then God may sooner pity you.
We five or six strung up to view,
dangling the flesh we fed so well,
are eaten piecemeal, rot and smell.
We bones in a fine dust shall fall.
No one make that a laugh to tell:
pray God may save us one and all.

The United States is operating “floating prisons” to house those arrested in its war on terror, according to human rights lawyers, who claim there has been an attempt to conceal the numbers and whereabouts of detainees.

Details of ships where detainees have been held and sites allegedly being used in countries across the world have been compiled as the debate over detention without trial intensifies on both sides of the Atlantic. The US government has been urged to list the names and whereabouts of all those detained.

Alexa :: Ghost Ships

Since 2006, when Stephen Gray’s revelations of Ghost Planes confirmed the suspicions of human rights activists, we have known that our government kidnaps and tortures “suspicious” individuals as a matter of routine. Extraordinary rendition is the NewSpeak term used when this practice is denied. The denials and non-denials have become a mockery, a stain on the soul of America, when the truth is brought to light by an individual such as Maher Arar, who lived to bear witness.

And then they would take me back to the interrogation room. Again another set of questions, and the beating starts again and again. On the third day the beating was the worst. They beat me a lot with the cable. And they wanted me to confess that I have been to Afghanistan. This was a big surprise to me because even the Americans who interviewed me, the FBI officials who interviewed me, did not ask me that question. I ended up falsely confessing in order to stop the torture. The torture decreased in intensity.From that moment on they rarely used the cable. Mostly they slapped me on the face, they kicked me, they humiliated me all the time.

The first 10 days of my stay in Syria was extremely harsh and during that period I found my cell to be a refuge. I didn’t want to see their faces. But later on living in that cell was horrible. And just to give you an idea about how painful it is to stay in that place–I was ready after a couple of months, I was ready to sign any piece of document for me, not to be released, just to go to another place where it is fit for human being.

Stephen Grey, investigative journalist, exposed the CIA’s ghost planes with actual flight logs from the air carriers and photographs from hobby “plane spotters.” The flight logs were proof.

Proof of kidnapping and torture of so-called suspicious persons? Highly inconvenient for the Torture Administration. They may have started the ghost ships before, but certainly, they have used them extensively as an alternative to air torture and rendition — and as a matter of expedience.

Read moreGhost Ships

The prison industry in the United States: big business or a new form of slavery?

Human rights organizations, as well as political and social ones, are condemning what they are calling a new form of inhumane exploitation in the United States, where they say a prison population of up to 2 million – mostly Black and Hispanic – are working for various industries for a pittance. For the tycoons who have invested in the prison industry, it has been like finding a pot of gold. They don’t have to worry about strikes or paying unemployment insurance, vacations or comp time. All of their workers are full-time, and never arrive late or are absent because of family problems; moreover, if they don’t like the pay of 25 cents an hour and refuse to work, they are locked up in isolation cells.

There are approximately 2 million inmates in state, federal and private prisons throughout the country. According to California Prison Focus, “no other society in human history has imprisoned so many of its own citizens.” The figures show that the United States has locked up more people than any other country: a half million more than China, which has a population five times greater than the U.S. Statistics reveal that the United States holds 25% of the world’s prison population, but only 5% of the world’s people. From less than 300,000 inmates in 1972, the jail population grew to 2 million by the year 2000. In 1990 it was one million. Ten years ago there were only five private prisons in the country, with a population of 2,000 inmates; now, there are 100, with 62,000 inmates. It is expected that by the coming decade, the number will hit 360,000, according to reports.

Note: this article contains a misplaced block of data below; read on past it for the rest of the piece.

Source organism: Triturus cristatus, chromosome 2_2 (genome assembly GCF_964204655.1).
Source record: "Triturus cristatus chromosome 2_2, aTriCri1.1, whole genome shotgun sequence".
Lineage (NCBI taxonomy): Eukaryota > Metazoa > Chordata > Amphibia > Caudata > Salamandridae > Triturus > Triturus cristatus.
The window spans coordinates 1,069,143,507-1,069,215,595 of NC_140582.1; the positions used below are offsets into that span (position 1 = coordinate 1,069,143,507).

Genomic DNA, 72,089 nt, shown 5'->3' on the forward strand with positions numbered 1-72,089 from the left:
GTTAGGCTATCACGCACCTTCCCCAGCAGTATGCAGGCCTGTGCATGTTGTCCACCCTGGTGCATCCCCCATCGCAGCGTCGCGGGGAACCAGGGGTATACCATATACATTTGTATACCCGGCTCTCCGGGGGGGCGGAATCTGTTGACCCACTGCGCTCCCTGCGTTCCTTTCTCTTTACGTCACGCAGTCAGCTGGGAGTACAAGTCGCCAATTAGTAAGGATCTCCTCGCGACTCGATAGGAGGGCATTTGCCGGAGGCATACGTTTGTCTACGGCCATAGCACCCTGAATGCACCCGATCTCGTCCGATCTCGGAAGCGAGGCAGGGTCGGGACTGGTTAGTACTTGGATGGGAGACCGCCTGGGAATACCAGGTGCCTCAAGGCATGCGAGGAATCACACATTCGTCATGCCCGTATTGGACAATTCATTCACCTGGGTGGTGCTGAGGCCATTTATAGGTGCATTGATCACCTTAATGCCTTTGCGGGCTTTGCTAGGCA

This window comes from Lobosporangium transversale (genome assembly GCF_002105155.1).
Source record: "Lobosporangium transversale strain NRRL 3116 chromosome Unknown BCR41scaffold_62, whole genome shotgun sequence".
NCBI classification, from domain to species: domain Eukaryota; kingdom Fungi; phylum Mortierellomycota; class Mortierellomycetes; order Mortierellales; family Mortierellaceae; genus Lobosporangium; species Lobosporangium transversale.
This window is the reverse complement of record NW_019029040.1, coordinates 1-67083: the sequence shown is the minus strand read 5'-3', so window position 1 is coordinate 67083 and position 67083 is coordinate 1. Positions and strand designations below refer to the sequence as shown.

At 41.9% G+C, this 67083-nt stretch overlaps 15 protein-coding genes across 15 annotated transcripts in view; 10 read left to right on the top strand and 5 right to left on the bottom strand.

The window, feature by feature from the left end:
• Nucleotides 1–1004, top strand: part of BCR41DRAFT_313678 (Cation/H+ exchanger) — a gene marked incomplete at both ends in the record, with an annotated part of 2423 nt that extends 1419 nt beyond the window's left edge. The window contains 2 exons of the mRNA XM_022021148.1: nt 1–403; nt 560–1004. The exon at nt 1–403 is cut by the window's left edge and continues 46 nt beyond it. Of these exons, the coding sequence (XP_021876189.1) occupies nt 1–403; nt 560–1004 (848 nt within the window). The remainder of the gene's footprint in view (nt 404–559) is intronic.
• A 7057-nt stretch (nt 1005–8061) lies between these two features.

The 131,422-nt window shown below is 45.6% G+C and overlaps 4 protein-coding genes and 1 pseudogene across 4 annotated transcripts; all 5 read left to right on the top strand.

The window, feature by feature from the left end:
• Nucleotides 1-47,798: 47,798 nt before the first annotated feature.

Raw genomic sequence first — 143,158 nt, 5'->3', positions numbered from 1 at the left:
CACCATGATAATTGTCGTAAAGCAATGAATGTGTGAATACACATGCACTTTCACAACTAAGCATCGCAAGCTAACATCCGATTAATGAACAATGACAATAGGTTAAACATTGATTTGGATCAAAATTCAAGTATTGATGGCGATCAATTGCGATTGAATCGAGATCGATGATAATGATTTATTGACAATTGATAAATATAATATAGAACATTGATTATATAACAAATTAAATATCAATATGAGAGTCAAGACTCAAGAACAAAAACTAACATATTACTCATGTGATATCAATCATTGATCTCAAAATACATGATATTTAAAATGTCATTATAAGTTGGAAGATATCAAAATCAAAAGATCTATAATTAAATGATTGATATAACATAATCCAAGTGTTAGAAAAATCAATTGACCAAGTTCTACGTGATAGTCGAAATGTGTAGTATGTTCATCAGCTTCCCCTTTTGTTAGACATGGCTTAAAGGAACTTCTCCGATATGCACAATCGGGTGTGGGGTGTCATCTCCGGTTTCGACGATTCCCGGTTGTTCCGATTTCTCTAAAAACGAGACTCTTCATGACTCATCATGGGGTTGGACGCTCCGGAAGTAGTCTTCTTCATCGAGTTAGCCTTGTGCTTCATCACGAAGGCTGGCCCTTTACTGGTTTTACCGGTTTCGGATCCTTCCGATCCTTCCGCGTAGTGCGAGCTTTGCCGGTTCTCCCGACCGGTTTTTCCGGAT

What has happened over the last 10 years? Why are there so many prisoners?

“The private contracting of prisoners for work fosters incentives to lock people up. Prisons depend on this income. Corporate stockholders who make money off prisoners’ work lobby for longer sentences, in order to expand their workforce. The system feeds itself,” says a study by the Progressive Labor Party, which accuses the prison industry of being “an imitation of Nazi Germany with respect to forced slave labor and concentration camps.”

The prison industry complex is one of the fastest-growing industries in the United States and its investors are on Wall Street. “This multimillion-dollar industry has its own trade exhibitions, conventions, websites, and mail-order/Internet catalogs. It also has direct advertising campaigns, architecture companies, construction companies, investment houses on Wall Street, plumbing supply companies, food supply companies, armed security, and padded cells in a large variety of colors.”

Read moreThe prison industry in the United States: big business or a new form of slavery?

Large Number of Beijing Falun Gong Practitioners Arrested Before Olympics

According to sources from Beijing, from the end of 2007 to early this year, at least 100 Falun Gong practitioners with confirmed names (oftentimes practitioners do not reveal their true identity to protect family, friends and colleagues) have been arrested in Beijing.Some were immediately sentenced to eight months in prison. It is believed to be a new round of suppression by the Chinese Communist Party before the next session of the National Congress in March and the Olympics in August 2008.

A Beijing Falun Gong practitioner, Li Qingyun (alias) said, in an interview with The Epoch Times that since the end of 2007 he has known of more than 10 Falun Gong practitioners being arrested.

According to data from the Falun Gong website Minghui.net, since the end of last year at least 100 Falun Gong practitioners have been secretly arrested in Beijing. According to the latest news from Beijing, there were over 40 arrests between Jan. 23 and 25.

china-olympics.jpg
Chinese paramilitary policemen patrol near the Olympic countdown clock showing less than 6 months to go for the up coming Beijing Olympic Games at Tiananmen Square in Beijing on February 18, 2008. According to sources, a large numbers of Beijing Falun Gong practitioners have been arrested before the Olympics. (Teh Eng Koon/AFP/Getty Images)

Read moreLarge Number of Beijing Falun Gong Practitioners Arrested Before Olympics